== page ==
A landmark study from the UNC School of Medicine suggests blood glucose testing may not improve blood sugar control or quality of life in people with type 2 diabetes who are not receiving insulin. Finger-stick blood glucose testing is a standard part of treatment for people with type 1 diabetes and those with type 2 diabetes who are being treated with insulin. Currently, 75 percent of these patients in the United States perform regular blood glucose testing at home, even though this testing is somewhat controversial.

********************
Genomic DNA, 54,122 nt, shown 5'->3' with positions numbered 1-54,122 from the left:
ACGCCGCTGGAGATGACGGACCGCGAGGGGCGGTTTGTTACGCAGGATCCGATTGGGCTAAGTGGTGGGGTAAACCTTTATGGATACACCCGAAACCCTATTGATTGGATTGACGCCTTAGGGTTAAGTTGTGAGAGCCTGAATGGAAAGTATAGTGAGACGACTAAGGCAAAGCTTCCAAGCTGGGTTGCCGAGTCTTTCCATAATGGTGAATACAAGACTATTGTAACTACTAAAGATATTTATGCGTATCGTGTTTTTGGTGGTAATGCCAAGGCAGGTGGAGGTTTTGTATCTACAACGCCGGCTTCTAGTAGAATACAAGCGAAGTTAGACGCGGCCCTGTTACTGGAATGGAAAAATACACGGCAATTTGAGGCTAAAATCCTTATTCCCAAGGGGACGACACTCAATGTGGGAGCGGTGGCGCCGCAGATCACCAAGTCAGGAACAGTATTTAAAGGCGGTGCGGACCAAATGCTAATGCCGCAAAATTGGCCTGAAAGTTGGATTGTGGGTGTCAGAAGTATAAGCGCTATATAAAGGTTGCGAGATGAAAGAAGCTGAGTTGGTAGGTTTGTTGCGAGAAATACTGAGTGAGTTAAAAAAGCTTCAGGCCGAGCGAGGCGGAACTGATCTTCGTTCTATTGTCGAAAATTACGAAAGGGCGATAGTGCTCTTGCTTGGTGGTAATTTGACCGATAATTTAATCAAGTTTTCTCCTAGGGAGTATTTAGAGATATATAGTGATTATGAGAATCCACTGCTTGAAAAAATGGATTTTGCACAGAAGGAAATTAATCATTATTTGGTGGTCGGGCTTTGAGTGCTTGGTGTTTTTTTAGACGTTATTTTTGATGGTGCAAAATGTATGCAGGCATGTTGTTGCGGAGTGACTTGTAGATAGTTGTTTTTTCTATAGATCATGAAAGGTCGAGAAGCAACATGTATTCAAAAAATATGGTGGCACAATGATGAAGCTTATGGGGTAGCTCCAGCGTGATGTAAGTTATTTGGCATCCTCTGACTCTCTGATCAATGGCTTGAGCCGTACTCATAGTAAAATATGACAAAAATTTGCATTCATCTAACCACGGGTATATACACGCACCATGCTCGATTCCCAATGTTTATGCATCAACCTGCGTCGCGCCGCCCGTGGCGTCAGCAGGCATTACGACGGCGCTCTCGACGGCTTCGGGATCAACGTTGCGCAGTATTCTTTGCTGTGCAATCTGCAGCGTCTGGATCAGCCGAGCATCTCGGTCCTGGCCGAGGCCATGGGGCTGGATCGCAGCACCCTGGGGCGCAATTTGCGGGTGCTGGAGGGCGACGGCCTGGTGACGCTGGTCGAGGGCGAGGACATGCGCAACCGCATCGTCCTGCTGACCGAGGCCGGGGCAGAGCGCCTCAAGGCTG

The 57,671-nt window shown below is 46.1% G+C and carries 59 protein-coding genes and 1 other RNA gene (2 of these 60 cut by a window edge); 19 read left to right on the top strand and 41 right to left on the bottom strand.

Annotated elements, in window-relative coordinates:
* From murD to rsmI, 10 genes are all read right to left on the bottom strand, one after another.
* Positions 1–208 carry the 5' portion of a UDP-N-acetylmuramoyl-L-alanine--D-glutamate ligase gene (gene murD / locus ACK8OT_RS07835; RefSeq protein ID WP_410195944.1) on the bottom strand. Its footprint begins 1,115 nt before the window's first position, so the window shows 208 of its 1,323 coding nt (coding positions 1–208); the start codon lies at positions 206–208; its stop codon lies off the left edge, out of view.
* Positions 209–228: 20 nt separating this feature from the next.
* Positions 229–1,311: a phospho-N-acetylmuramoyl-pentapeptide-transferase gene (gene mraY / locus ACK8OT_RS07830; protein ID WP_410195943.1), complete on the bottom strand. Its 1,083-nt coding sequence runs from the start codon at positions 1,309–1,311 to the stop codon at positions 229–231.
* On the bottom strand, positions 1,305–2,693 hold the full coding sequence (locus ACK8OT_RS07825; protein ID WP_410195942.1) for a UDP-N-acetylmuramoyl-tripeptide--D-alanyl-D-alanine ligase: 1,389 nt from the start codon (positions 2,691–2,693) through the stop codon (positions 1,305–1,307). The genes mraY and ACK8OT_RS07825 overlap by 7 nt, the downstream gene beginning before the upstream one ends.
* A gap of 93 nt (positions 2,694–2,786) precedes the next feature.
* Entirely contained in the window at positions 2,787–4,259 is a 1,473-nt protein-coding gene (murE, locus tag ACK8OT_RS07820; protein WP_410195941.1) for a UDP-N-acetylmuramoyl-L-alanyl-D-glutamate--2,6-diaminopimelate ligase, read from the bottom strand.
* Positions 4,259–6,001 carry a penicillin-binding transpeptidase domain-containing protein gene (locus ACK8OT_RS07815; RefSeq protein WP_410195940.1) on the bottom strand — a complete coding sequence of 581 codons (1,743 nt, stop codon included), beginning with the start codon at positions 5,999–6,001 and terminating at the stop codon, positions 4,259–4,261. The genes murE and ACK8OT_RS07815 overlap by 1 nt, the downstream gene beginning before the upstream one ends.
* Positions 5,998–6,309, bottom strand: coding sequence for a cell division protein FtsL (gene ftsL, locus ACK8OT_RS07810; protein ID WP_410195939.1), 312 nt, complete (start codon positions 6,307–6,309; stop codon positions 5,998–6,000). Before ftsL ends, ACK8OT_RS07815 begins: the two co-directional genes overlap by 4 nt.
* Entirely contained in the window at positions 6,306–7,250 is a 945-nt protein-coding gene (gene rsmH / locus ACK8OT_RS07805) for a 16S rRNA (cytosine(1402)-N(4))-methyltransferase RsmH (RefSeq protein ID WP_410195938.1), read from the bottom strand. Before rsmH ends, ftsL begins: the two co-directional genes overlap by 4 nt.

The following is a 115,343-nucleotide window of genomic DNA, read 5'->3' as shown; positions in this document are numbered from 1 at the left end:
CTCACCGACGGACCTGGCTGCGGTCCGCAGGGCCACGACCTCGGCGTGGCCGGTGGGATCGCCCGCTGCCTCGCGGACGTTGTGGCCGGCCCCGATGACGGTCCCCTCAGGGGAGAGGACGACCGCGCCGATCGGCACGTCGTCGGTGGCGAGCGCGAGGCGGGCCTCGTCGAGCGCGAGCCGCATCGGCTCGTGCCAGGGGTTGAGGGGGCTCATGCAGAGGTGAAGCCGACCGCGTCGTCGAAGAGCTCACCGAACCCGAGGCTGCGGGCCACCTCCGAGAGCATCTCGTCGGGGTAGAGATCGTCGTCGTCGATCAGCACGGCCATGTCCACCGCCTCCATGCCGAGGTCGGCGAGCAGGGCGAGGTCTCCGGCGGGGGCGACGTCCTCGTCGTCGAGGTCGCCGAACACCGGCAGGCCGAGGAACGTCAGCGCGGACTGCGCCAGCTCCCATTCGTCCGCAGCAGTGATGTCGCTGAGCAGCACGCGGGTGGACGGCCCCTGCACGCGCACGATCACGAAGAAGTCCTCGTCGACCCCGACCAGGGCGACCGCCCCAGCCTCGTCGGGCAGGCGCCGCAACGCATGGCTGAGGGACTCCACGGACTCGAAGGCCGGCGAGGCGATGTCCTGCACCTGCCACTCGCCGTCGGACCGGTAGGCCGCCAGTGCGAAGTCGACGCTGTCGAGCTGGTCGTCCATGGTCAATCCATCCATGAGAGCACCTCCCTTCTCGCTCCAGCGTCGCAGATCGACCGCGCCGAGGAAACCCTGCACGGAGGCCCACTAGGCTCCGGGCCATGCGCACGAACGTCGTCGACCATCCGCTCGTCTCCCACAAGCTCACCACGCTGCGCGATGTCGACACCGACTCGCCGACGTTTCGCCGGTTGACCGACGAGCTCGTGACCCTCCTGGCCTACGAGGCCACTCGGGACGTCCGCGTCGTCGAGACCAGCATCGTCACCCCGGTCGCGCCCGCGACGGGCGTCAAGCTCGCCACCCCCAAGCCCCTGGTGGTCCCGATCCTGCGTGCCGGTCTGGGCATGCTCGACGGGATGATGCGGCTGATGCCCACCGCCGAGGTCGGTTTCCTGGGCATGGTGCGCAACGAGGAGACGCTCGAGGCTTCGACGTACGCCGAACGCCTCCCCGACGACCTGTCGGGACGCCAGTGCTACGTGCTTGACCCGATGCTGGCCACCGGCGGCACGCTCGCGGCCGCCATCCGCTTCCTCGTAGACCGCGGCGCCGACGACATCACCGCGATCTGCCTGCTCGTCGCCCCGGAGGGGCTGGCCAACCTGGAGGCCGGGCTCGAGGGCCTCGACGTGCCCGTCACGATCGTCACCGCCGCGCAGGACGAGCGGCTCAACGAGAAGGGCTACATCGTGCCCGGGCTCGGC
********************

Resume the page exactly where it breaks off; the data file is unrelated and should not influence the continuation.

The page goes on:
The findings—from a study called the MONITOR Trial, which examined glucose monitoring for one year—were recently published in JAMA Internal Medicine. For the study, 450 people with type 2 diabetes were assigned to one of three groups. One group did not monitor blood sugar, one group monitored glucose levels once per day, and one group used enhanced blood glucose testing once per day. Enhanced monitoring involves receiving online instructions or encouragement after testing.
According to researchers, there were no significant differences in blood glucose control, health-related quality of life, episodes of hypoglycemia, or hospital visits across the three groups. In addition, there was no difference in the number of people with type 2 diabetes who required insulin treatment to control blood sugar levels during the study period.